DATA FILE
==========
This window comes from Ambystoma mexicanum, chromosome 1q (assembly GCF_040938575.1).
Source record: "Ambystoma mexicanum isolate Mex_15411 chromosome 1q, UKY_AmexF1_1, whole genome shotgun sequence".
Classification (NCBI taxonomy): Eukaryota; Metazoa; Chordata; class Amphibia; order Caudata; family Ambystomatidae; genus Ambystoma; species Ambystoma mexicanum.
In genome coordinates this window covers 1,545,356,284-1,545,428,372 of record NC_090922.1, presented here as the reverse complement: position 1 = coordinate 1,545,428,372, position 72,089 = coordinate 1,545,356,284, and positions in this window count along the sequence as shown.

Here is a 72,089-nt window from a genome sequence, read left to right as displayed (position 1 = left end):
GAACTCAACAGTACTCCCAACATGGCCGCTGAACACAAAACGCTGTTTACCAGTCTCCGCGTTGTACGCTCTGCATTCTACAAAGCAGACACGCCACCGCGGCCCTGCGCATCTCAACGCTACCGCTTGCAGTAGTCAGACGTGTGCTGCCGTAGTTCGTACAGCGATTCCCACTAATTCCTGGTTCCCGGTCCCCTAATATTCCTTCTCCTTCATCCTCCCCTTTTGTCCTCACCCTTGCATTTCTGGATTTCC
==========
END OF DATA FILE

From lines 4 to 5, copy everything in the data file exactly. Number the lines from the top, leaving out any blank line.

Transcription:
In genome coordinates this window covers 1,545,356,284-1,545,428,372 of record NC_090922.1, presented here as the reverse complement: position 1 = coordinate 1,545,428,372, position 72,089 = coordinate 1,545,356,284, and positions in this window count along the sequence as shown.

Here is a 72,089-nt window from a genome sequence, read left to right as displayed (position 1 = left end):